There seems to be an endless cavalcade of headlines about the gut-wrenching and disturbing documentary, “Leaving Neverland,” that finally aired on HBO Sunday night with part two and a post-film interview conducted by Oprah Winfrey on Monday night.
“Leaving Neverland” documents the story of Wade Robson and James Safechuck, two men who describe in the most heartbreaking and wrenching ways the abuse they say they suffered at the hands of the late Michael Jackson when they were little boys.While Michael’s family, fans and the executors of his multi-billion dollar estate, have blasted everyone involved in the film, this fact remains indisputable:
Only the young men know what really happened between the sheets at Neverland, the King of Pop’s sprawling 2,700-acre estate in the Santa Ynez Valley of California.
And, while it’s noble that Tito, Jackie, Marlon, Jermaine and the lawyers who represent Michael’s estate have pushed back against the film, one thing director Dan Reed’s documentary does make clear:
Michael and his family really were strangers over the last 25 years of his life.
They didn’t know him and he really didn’t care to know them.
His interactions with his brothers, whom he once led as the Jackson 5 and later as The Jacksons, were mere token visits on “Family Day” once a year.
During the 1993 investigation into Michael’s alleged pedophilia, his sister Latoya created a firestorm by saying that she “would not be a silent collaborator in my brother’s crimes against little children.”
Latoya claimed that she and her mother had seen checks written out for “lots of money” to the families of her brother’s alleged child victims. Her mother, Katherine, “was so disgusted that she wrote a letter in which she used (a homophobic slur) to describe Michael,” Latoya alleged.
Katherine vehemently denied “every word Latoya had to say.”
She’d been brainwashed, the Jacksons said.
For this reporter and one-time close family friend, their denials were shattered years later when the Jackson family forfeited possession of a storage unit upon being sued in 2002.
That storage unit, Jermaine and Katherine would admit to me, contained “those checks and that letter” Latoya had spoken of.
Several Jacksons, including Jermaine, Rebbie, Katherine and even Joseph, often confided in me and much of those discussions have remained confidential despite the sour ending to the friendship.
Jermaine and Rebbie both poured out their souls for book proposals. Others, including Tito, Jackie and Randy, also often spoke openly.
“Michael is messed up,” Randy has said.
One family member expressed his fear that “Michael may have touched [his son].”
My response at the time: Ridiculous.
His take: “I hope not,” and “How would you know?”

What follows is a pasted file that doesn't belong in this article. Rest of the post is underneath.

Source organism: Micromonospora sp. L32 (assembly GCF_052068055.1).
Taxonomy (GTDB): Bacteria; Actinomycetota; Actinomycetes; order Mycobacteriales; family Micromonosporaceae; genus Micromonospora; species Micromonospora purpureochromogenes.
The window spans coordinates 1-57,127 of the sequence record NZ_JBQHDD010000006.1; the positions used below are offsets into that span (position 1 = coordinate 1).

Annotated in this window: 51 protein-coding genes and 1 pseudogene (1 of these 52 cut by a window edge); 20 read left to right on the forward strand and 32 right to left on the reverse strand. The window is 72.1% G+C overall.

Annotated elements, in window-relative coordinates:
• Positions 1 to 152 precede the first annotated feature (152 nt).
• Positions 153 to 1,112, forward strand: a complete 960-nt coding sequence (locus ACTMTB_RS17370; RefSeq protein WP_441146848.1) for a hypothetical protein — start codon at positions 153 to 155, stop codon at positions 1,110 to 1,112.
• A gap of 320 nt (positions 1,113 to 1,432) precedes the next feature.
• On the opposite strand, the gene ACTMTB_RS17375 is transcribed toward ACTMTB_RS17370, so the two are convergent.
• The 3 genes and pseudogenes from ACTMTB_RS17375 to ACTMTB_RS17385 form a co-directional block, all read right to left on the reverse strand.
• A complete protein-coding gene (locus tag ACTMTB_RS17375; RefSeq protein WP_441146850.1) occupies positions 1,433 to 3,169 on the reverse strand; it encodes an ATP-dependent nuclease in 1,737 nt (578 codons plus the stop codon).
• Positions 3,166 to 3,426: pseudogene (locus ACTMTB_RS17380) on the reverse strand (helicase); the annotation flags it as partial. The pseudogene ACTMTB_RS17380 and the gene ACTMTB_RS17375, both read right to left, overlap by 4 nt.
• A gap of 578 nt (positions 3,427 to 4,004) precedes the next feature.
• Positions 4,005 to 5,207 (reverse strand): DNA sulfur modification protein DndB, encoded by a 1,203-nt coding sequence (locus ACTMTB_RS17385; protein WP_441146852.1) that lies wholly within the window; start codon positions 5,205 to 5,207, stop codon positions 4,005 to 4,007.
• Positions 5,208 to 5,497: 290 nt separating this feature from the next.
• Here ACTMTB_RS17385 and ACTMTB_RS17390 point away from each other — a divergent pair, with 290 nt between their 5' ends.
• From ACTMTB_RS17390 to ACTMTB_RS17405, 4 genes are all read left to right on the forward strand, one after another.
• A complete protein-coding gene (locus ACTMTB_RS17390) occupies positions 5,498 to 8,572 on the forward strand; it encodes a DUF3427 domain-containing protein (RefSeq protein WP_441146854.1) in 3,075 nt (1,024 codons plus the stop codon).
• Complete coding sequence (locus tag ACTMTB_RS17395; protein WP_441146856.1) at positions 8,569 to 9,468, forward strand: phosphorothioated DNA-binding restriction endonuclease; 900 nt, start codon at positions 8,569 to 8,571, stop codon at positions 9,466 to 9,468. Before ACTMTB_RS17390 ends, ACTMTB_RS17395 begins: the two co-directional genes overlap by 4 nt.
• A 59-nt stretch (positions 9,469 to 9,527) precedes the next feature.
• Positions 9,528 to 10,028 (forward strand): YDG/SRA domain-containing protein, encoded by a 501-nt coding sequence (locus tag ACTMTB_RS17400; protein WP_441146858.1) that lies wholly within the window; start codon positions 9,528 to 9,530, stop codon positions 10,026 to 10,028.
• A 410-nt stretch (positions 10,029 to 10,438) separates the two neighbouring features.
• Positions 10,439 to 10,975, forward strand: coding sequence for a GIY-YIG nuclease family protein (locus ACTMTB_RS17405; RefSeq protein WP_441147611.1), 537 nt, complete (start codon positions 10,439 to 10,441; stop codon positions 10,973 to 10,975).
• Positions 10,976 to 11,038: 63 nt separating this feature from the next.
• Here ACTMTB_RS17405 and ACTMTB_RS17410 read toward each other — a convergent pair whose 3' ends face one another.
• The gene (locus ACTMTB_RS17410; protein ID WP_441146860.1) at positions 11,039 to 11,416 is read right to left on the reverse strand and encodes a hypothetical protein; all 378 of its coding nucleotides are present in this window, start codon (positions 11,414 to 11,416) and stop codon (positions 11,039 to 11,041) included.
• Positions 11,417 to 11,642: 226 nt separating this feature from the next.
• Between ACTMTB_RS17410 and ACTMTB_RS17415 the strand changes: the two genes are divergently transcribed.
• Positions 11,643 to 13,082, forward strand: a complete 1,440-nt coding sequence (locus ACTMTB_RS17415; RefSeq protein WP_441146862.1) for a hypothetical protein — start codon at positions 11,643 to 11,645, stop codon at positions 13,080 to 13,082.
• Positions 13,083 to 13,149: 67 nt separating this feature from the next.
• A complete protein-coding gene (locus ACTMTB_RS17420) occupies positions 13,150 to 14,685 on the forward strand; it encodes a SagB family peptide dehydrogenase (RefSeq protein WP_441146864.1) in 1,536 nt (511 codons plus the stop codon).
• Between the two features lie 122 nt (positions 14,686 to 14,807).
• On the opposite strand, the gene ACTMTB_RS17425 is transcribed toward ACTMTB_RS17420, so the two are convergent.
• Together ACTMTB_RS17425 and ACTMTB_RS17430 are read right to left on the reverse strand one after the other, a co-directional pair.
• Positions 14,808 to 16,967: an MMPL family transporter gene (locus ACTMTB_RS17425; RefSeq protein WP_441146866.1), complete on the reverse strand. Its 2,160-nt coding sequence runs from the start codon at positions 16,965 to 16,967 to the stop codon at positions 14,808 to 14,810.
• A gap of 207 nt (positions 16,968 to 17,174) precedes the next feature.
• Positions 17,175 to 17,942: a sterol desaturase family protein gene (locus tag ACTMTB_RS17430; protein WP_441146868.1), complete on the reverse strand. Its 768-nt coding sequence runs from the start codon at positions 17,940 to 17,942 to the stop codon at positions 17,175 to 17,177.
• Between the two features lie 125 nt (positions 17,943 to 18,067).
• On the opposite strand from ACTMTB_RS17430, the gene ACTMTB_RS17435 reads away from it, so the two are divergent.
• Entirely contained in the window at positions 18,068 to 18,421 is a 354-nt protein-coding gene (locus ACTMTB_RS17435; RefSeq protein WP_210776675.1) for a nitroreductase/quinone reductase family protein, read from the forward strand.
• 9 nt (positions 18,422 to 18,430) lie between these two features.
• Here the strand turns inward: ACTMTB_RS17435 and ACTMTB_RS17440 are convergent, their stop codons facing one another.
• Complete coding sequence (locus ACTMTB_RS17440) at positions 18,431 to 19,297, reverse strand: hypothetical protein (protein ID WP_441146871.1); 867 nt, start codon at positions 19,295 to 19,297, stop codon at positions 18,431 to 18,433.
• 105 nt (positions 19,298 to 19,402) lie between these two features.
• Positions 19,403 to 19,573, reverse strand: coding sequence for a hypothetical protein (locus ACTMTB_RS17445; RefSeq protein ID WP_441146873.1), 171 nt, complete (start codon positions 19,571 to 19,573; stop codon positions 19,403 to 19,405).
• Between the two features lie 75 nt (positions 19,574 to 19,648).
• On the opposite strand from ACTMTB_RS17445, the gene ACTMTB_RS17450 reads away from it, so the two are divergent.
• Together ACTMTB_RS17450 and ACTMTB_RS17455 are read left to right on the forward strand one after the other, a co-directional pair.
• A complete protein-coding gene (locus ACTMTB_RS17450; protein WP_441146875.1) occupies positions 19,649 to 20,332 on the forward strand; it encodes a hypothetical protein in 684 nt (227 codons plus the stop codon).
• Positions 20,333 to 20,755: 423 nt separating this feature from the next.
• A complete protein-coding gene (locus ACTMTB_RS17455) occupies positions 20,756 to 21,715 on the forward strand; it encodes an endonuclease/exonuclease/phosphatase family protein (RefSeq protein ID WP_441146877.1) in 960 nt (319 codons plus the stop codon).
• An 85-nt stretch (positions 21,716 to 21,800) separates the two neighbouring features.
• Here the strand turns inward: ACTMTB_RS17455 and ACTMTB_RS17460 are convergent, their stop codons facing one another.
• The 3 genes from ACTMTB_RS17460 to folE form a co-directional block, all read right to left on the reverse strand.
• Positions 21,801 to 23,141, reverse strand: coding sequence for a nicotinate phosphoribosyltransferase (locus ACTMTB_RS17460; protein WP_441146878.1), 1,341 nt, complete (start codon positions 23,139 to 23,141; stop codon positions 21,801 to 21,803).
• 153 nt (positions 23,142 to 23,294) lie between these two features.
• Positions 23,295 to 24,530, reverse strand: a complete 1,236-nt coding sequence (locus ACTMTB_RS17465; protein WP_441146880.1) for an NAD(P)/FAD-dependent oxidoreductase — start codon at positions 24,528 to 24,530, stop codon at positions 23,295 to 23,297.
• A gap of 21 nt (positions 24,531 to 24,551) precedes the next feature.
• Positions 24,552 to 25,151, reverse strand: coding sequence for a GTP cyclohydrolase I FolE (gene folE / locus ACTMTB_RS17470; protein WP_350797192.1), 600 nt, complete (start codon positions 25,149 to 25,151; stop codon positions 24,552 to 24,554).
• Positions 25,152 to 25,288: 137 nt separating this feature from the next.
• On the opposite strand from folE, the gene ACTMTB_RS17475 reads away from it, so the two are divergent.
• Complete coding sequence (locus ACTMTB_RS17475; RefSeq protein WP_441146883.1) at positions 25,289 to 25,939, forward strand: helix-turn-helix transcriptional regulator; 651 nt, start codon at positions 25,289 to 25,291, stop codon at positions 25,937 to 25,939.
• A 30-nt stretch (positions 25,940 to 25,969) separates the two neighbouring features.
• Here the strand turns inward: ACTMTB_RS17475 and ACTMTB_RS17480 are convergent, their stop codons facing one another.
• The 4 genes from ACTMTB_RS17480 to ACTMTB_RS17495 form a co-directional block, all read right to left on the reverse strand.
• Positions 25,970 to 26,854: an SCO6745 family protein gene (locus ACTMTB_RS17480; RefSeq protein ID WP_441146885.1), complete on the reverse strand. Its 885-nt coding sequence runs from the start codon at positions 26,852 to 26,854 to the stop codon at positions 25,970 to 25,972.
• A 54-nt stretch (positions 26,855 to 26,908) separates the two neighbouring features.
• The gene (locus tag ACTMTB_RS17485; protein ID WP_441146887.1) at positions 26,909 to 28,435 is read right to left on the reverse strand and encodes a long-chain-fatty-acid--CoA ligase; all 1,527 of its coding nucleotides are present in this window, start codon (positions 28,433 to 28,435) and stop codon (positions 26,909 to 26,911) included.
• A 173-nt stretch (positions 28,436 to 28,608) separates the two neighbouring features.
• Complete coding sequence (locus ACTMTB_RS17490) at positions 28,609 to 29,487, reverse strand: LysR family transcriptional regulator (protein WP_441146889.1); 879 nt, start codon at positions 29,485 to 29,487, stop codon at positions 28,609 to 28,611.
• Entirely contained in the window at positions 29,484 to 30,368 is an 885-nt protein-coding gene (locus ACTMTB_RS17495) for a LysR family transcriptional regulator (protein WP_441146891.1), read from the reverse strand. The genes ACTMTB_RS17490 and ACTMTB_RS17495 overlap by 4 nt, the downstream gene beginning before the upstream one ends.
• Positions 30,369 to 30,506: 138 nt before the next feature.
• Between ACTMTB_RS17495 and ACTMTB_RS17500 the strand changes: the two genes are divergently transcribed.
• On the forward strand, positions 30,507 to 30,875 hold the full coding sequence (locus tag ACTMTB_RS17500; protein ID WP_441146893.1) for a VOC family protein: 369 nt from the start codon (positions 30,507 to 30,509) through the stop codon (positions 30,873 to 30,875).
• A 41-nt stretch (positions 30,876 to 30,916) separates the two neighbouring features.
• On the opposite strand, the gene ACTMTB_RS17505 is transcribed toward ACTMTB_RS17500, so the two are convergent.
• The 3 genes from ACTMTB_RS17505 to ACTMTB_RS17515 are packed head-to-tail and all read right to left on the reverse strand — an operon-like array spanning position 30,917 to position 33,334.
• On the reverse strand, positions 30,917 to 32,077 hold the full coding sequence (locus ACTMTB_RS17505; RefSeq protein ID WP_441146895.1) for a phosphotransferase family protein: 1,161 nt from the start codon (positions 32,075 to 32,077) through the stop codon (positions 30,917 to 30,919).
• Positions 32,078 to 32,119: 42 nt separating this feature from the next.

Like him, I didn’t really know. At the time, I had my doubts.
Michael’s family often fumed about his “carrying on with little white boys,” though they never said he was molesting his special friends.
One morning in 2003, I received in succession, two phone calls pleading for my intervention. One from a girlfriend of Jermaine’s and the other from one of Michael’s nephews.
Both had the same concern: A teenage family member was telling others that Michael was guilty of bad behavior with little boys – this was taking place while police were investigating Michael.
Authorities eventually questioned the teen family member and two lead detectives said the boy denied that Michael had done anything wrong, but they were convinced he knew a lot more than what he said.
One month before jury selection in Michael’s 2005 trial, members of the Jackson family attended my wedding on Long Island.
At a dinner, a heated argument between two members ensued over whether Michael was a pedophile.
I interjected, “Let me ask you a question, you all still believe he was regularly high on drugs, correct?”
“Could it be possible that he behaved with these boys inappropriately while under the influence?”
The dissenting family member paused and conceded to me, “You have a point.”
While Safechuck declined to testify for Michael, Robson did.
And, despite appearing as a “star” witness for the defense, Robson’s testimony—and that of his mother—were amongst the most disturbing in a trial that made most observers feel “unclean.”
Robson testified that he shared a bed with the King of Pop regularly and Robson’s mother, Joy, said Jackson would “cry like a baby” if she denied any of his requests to have a sleepover with Wade.
Detectives approached one family member during the trial in which Michael was acquitted on all charges.
That family member declined to take the stand for either side.
“I told them,” the family member said. “I will tell you that Michael’s a pedophile because I know that he is. But, take me to jail now because I’ll never say that in court.”
Stacy M. Brown is a journalist and former family friend of the Jacksons. He’s the author of the forthcoming biography, “Aftermath: Michael Jackson’s Dysfunctional Family and the Legacy of the King of Pop.”